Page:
Due to COVID-19 restrictions, a selection of on-campus papers will be made available via distance and online learning for eligible students.
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Changing family forms in New Zealand and around the world.
Families are at the core of changing populations. This paper helps understand how we have reached 7 billion people on Earth and what comes next. The key lies in understanding fertility, child well-being, gender equality, family structure and the changing meanings of family. To do this, the paper introduces key demographic concepts, which you will use to understand and present national reports and data. The paper is entirely internally assessed, with assessments focusing on a more developed and less developed country of your choice.
|Paper title||Family Demography|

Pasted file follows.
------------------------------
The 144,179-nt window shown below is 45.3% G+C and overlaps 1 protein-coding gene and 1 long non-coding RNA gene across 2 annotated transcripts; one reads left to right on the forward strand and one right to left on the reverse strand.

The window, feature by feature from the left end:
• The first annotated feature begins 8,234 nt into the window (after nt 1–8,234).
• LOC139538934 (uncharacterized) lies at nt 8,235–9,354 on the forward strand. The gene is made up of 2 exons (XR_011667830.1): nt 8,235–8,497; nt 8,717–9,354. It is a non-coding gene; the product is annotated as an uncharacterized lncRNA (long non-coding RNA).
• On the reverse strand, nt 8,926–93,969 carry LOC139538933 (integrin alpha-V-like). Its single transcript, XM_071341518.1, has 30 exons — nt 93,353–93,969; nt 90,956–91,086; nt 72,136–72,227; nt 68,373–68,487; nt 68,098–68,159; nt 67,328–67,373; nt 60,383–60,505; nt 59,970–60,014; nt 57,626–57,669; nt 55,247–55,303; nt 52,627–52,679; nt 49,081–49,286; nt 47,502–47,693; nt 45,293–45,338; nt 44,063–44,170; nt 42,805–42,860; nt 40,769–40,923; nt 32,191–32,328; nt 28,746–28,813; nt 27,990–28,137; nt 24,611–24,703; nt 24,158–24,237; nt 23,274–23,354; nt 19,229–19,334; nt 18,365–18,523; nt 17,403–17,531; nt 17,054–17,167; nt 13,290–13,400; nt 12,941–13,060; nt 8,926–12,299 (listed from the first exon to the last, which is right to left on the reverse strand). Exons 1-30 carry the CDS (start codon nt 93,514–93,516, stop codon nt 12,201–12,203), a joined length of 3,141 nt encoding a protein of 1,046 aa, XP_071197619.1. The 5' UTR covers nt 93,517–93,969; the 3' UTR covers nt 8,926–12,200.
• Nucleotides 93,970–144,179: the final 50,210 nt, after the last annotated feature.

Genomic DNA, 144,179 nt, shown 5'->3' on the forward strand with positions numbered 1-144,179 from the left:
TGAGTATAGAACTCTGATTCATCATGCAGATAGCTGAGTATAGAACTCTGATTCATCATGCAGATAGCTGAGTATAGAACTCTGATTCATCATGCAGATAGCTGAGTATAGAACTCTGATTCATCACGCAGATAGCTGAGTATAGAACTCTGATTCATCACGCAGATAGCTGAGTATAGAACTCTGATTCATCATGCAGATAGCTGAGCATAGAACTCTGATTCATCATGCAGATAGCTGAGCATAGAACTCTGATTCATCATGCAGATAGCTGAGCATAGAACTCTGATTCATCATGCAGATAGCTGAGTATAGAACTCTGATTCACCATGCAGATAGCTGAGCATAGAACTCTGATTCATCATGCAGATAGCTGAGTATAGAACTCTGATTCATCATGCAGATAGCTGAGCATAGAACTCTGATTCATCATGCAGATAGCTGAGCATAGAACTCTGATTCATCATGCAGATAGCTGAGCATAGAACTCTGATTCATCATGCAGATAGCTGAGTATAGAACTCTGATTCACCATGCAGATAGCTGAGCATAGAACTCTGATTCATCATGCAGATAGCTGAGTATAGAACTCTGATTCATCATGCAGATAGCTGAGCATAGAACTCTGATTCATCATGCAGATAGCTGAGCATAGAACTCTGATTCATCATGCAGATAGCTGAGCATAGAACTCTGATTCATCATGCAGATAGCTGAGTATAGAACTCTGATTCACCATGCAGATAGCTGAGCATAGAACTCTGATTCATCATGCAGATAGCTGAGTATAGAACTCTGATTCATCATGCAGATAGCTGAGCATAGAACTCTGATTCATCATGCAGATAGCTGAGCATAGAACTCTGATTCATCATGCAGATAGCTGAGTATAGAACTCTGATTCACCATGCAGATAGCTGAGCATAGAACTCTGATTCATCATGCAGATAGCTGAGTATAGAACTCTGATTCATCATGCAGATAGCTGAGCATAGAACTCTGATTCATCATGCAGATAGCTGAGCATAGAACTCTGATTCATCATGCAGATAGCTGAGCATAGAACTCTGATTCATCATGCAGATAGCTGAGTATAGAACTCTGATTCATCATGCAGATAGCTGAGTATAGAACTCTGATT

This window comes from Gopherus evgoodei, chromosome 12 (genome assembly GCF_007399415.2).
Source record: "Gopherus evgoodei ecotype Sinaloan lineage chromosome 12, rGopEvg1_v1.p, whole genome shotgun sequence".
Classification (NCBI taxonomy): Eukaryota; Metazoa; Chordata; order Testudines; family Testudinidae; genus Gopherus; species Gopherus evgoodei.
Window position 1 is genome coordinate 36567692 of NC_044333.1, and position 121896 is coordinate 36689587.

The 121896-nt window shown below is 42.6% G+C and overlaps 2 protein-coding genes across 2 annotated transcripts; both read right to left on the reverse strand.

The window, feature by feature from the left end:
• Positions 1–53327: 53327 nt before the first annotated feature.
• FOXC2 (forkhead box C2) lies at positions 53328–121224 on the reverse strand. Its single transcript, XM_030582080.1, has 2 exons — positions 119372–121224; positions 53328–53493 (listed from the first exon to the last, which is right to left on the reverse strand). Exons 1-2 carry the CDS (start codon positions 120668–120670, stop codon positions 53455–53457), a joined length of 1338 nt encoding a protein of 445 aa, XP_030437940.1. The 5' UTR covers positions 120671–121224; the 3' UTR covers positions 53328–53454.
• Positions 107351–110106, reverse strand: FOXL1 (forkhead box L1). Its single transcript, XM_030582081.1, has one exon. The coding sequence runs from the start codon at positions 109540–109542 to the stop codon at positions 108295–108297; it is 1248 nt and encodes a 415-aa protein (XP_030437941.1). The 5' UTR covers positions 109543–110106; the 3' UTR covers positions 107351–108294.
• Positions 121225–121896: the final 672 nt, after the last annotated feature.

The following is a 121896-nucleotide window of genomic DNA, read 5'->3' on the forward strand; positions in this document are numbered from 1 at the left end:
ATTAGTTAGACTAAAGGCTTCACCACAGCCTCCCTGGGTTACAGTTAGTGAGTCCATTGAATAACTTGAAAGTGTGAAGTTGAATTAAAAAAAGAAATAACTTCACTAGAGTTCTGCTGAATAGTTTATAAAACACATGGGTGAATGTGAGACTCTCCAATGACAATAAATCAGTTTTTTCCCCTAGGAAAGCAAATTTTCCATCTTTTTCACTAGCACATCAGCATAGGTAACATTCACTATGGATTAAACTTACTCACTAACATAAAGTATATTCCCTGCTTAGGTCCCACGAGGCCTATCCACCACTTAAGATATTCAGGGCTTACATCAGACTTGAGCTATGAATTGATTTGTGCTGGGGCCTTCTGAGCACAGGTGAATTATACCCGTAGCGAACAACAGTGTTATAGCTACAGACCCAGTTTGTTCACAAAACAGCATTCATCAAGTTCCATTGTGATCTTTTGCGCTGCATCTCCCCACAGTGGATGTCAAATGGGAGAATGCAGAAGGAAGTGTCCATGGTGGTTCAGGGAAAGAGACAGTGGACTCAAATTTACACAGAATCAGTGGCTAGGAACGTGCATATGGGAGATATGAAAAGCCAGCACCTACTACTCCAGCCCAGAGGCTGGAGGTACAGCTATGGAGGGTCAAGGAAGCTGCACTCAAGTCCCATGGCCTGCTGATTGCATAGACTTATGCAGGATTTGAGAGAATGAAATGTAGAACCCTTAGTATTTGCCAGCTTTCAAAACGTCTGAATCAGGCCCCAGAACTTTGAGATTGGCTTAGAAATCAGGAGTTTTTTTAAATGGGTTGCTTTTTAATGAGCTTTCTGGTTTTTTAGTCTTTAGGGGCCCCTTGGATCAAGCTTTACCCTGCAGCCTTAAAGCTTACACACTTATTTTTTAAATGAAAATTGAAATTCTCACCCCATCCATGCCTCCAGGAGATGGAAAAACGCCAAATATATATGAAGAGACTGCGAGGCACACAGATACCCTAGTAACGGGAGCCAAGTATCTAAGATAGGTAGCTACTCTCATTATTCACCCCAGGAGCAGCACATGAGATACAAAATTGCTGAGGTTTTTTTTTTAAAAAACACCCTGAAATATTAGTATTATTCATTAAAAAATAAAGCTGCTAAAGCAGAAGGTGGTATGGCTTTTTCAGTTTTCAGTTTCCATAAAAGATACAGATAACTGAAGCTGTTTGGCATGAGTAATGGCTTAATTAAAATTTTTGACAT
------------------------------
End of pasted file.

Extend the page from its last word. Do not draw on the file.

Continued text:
|Teaching period||First Semester (On campus)|
|Domestic Tuition Fees (NZD)||$913.95|
|International Tuition Fees (NZD)||$4,073.40|
- 18 200-level ANTH, CRIM, GEND or SOCI points or 54 200-level Arts points
- Schedule C
- Arts and Music
- This paper is suitable for all students with some university experience; no prior knowledge of sociology or demography is required.
- More information link
- Teaching staff
- Course Co-ordinator: Dr Bryndl Hohmann-Marriott
- Paper Structure
- The paper covers these key themes:
- Family and population patterns and trends
- Population issues facing more and less developed countries
- Using and understanding information sources
- Teaching Arrangements
The paper is taught with lectures and tutorials.
- Readings for this paper include scholarly articles and government publications, all of which are online.
- Graduate Attributes Emphasised
- Global perspective, Interdisciplinary perspective, Communication, Research.
View more information about Otago's graduate attributes.
- Learning Outcomes
- Students who successfully complete the paper will:
- Be able to understand and critically evaluate family patterns and trends; compare patterns and trends cross-nationally
- Comprehend primary-source material on family demographics
- Apply demographic theory and methods to current family issues